SIOUX FALLS, S.D. (KELO) — A surprise surge from former Vice President Joe Biden, including a win in Minnesota, and a big get for Sen. Bernie Sanders in California. Those are the headlines of Super Tuesday.
There were more than 1,300 delegates up for grabs for the remaining Democratic candidates in states across the country on this Super Tuesday. Not all of those delegates were allocated, as of early Wednesday morning, as votes continued to be counted across the country.
Michael Bloomberg, who spent millions to enter the race officially on Tuesday, only won the U.S. territory of American Samoa. The Associated Press reports the Bloomberg campaign is reevaluating its future.
Meanwhile, it was a rough night for Sen. Elizabeth Warren, who didn’t win any states and came in third place in her home state of Massachusetts.
While California was called by the Associated Press for Sanders, not much of the vote was in as of 11 p.m. (CT). Biden won the other big-ticket state of the night: Texas. It was close, however, so Biden and Sanders will likely split much of the delegates.
Maine was too close to call as of early Wednesday morning.
Unsurprisingly, it was a clean sweep for President Donald Trump in the Republican primaries across the country.
States won by candidates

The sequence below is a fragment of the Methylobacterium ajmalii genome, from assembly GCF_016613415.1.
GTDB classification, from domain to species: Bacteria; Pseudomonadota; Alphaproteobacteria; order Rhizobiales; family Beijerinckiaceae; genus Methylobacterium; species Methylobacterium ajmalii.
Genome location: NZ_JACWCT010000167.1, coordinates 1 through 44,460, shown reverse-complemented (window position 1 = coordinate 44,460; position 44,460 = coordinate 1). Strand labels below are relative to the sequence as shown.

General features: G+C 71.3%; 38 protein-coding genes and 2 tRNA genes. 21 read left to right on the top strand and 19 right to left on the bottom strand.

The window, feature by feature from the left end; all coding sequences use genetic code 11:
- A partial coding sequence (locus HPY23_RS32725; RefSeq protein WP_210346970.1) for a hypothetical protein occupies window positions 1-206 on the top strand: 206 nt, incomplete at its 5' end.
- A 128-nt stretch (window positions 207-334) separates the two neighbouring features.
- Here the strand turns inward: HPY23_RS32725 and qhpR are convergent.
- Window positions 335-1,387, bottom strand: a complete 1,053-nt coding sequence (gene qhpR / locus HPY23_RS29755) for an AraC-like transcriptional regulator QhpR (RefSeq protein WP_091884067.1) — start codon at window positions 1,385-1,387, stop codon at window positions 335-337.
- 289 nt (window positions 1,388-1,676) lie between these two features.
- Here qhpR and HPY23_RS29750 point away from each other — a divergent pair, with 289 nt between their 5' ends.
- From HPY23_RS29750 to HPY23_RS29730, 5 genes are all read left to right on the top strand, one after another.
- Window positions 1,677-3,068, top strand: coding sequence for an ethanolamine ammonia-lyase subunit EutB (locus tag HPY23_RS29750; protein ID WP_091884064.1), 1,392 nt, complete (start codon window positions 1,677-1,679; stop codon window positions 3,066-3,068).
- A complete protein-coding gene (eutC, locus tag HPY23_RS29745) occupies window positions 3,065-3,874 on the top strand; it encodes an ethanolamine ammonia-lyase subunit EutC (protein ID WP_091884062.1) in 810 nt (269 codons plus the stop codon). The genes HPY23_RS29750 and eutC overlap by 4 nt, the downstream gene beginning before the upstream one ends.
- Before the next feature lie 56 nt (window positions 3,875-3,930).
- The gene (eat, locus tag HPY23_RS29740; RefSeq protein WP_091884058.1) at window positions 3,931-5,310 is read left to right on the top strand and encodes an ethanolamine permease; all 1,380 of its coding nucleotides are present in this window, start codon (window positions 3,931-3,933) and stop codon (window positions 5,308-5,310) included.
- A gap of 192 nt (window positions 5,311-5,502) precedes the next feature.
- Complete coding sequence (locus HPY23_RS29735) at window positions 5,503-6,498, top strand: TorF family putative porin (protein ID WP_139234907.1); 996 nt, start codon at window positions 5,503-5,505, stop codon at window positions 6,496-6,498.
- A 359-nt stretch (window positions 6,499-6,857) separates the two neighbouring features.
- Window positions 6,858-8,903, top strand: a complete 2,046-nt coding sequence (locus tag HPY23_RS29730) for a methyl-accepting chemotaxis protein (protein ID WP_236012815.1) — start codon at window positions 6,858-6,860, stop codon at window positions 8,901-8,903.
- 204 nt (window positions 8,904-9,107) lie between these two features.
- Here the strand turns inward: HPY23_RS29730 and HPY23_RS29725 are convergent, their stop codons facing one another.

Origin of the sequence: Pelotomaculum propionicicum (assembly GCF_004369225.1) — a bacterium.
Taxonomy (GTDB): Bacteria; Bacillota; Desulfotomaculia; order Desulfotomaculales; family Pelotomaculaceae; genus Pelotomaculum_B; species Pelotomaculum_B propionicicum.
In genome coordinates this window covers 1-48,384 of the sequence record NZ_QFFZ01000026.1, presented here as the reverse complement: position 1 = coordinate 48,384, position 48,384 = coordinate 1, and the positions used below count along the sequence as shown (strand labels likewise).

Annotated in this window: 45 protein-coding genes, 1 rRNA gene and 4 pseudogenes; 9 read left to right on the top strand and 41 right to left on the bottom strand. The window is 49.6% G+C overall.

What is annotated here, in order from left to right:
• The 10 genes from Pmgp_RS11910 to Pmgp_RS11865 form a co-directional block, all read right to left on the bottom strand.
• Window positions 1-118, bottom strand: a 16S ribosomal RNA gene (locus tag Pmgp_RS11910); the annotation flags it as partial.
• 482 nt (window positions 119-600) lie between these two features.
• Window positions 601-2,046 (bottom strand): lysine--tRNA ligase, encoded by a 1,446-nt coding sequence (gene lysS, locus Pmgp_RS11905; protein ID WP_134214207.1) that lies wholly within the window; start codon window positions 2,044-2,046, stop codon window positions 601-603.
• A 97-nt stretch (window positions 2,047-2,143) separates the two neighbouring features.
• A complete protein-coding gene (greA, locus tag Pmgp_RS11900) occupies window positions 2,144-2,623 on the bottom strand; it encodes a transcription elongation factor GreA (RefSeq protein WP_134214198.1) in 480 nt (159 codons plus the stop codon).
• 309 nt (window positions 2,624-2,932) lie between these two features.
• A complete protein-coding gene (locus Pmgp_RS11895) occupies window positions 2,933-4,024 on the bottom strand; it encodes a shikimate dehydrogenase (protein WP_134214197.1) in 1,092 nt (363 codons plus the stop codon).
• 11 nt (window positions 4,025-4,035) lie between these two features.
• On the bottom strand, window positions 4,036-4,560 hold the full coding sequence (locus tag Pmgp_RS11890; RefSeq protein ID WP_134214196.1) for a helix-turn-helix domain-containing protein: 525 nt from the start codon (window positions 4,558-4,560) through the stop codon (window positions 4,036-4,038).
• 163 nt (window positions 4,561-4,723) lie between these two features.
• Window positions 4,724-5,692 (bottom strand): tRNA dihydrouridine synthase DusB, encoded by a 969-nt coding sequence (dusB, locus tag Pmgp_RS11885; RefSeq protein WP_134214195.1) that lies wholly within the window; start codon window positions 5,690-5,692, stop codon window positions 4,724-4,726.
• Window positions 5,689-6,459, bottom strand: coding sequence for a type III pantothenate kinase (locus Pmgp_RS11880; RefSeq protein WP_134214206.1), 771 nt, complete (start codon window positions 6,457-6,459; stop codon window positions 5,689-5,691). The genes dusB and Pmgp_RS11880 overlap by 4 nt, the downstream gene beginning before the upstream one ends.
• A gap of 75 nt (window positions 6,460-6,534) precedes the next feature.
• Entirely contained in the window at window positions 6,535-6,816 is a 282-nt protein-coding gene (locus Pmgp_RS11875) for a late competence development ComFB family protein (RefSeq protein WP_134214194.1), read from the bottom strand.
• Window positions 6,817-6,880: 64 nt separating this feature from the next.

CBS News and/or the Associated Press project
- North Carolina
- American Samoa
Too close to call
🗳 Minnesota Results
MINNEAPOLIS (AP/KELO) – Joe Biden has defeated Bernie Sanders in the Super Tuesday primary in Minnesota. Amy Klobuchar’s abrupt withdrawal from the presidential race a day earlier gave the former vice president a boost despite his failing to campaign in her home state.
“We won Minnesota because of Amy Klobuchar,” Biden said to supporters on Tuesday evening.
Sanders, who easily won Minnesota’s caucuses in 2016, had been hoping to capitalize on his large and motivated progressive base in the state, and he campaigned in St. Paul on Monday night. But Klobuchar’s decision forced her supporters to make a quick second choice, and Biden was the clear beneficiary.
Elizabeth Warren and Mike Bloomberg were further back.
KELOLAND’s Kelli Volk talked to voters in southwest Minnesota.
AP VoteCast: Health care top issue in Minnesota
MINNEAPOLIS, Minn. (AP) — Voters in Minnesota’s Democratic primary ranked health care as the most important issues facing the country, well above the economy, race relations, foreign policy and many other social issues. That’s according to a wide-ranging AP VoteCast survey of the Democratic primary electorate in Minnesota. VoteCast also found somewhat more voters in Minnesota’s Democratic primary said they wanted a candidate who would bring fundamental change to Washington, rather than one who would restore the political system to how it was before Trump was elected in 2016.